In the 1920s American music was brightening up the Old World. Jazz had arrived on those shores. France’s Darius Milhaud had heard it in Harlem and blended that into his 1923 ballet La Création du monde. Not long thereafter, further downtown, Maurice Ravel experienced Gershwin’s “Rhapsody In Blue” “Personally I find jazz most interesting: the rhythms, the way the melodies are handled, the melodies themselves,” Ravel commented. That influence colored his Piano Concerto in G major, debuting in 1932. He pointed out as well that he wanted the piece to be “in the spirit of Mozart and Saint-Saëns…gay and brilliant.” Audiences world-wide constantly find it a delight.
Rippling and caressing the keyboard is Centralia, Washington-born Charlie Albright whose “impressive range of differently colored sounds at the keyboard was matched by overwhelming virtuosity” said the Washington Post His current season finds him appearing with, among others, the Houston and Seattle Symphonies. Just prior, Albright was out front with the BBC Concert Orchestra and jazz singer Bobby McFerrin. More at http://charliealbright.com/Biography.html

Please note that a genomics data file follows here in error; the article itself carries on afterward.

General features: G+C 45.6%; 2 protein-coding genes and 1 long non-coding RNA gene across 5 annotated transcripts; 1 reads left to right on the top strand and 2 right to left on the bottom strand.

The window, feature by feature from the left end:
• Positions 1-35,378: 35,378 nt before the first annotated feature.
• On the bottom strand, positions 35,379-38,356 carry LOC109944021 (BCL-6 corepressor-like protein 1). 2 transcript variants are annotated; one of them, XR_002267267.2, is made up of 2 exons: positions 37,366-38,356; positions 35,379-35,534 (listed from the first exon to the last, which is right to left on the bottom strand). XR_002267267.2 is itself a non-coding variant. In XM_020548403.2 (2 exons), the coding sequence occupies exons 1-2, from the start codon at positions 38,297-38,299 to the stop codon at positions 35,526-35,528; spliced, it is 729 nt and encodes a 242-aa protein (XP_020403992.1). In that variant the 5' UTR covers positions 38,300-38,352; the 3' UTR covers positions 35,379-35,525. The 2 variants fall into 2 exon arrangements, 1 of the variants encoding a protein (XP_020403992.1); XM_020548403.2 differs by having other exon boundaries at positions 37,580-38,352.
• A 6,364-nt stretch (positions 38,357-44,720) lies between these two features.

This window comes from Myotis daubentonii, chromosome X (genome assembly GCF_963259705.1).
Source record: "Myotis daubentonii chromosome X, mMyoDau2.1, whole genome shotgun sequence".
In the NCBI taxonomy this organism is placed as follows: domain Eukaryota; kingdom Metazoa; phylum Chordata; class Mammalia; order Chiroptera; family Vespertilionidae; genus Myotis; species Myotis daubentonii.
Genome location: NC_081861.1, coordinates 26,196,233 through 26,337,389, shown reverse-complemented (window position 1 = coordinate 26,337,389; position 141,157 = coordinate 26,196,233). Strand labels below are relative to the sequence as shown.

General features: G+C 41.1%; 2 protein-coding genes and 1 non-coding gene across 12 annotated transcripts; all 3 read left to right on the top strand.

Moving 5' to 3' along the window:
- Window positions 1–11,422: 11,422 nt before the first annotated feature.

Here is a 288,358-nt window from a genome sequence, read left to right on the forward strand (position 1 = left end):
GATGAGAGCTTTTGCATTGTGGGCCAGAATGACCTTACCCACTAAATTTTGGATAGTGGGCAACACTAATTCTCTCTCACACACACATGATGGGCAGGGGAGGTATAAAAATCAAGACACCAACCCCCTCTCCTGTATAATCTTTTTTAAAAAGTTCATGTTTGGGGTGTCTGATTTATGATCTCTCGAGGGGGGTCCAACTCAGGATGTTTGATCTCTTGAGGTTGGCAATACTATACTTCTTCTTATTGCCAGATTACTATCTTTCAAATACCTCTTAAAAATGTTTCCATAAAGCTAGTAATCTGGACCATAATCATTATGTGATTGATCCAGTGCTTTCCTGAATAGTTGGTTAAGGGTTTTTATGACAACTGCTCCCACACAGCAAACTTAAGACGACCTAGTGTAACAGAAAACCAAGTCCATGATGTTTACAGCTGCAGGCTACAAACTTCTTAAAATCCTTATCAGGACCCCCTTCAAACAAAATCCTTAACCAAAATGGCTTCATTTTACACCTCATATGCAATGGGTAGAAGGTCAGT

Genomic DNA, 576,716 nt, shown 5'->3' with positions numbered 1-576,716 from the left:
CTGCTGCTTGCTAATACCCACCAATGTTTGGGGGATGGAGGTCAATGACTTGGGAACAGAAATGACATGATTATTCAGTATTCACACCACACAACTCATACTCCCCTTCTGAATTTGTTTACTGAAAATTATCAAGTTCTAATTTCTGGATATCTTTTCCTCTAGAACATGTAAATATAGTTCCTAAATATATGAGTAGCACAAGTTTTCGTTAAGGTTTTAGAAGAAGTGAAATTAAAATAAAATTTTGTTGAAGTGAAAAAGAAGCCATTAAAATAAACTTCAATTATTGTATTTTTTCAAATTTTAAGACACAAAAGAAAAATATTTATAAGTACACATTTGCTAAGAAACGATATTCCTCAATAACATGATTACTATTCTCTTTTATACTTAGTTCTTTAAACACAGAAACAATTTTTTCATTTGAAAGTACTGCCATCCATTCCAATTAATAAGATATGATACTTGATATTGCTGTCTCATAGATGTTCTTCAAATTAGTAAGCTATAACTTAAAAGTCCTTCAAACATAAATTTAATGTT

The concert by the Omaha Symphony is called “French Masterpieces” and also features the hugely popular Symphony in D minor by Belgian-born Parisian César Franck. It is that nation’s “most significant late-19th century symphony” according to The Guardian also calling it “lyrical,” “joyous” and “dramatic.”
Part of that celebrated Gallic domain is Edouard Lalo’s overture to his 1888 opera “Le roi d’Ys”, written in the same year in which Franck created his symphony. Program annotator Paul Schiavo calls the overture “one of the finest works of its kind by a French composer” describing it as “highly charged.”
Quebec-born Jacques Lacombe conducts. He was music director of the New Jersey Symphony Orchestra for six years and has been on podiums of the Boston Symphony, Montreal’s, L ’Orchestre Lamoureux in Paris, at Berlin’s Deutsche Oper and many more. The London Times says that Lacombe “conducts with flair and an eye for detail.” More: www.jacqueslacombe.com/en
American composer Virgil Thomson, a 20 year resident of Paris, claimed that French music has always been quite special with its own distinctive personality. Here’s a chance to immerse yourself in that territory.
This concert by the Omaha Symphony is Feb 19 & 20 at Kiewit Hall, Holland Center, 1200 Douglas St.Fri. & Sat. 7:30 p.m. Tickets: $19-$70. www.omahasymphony.org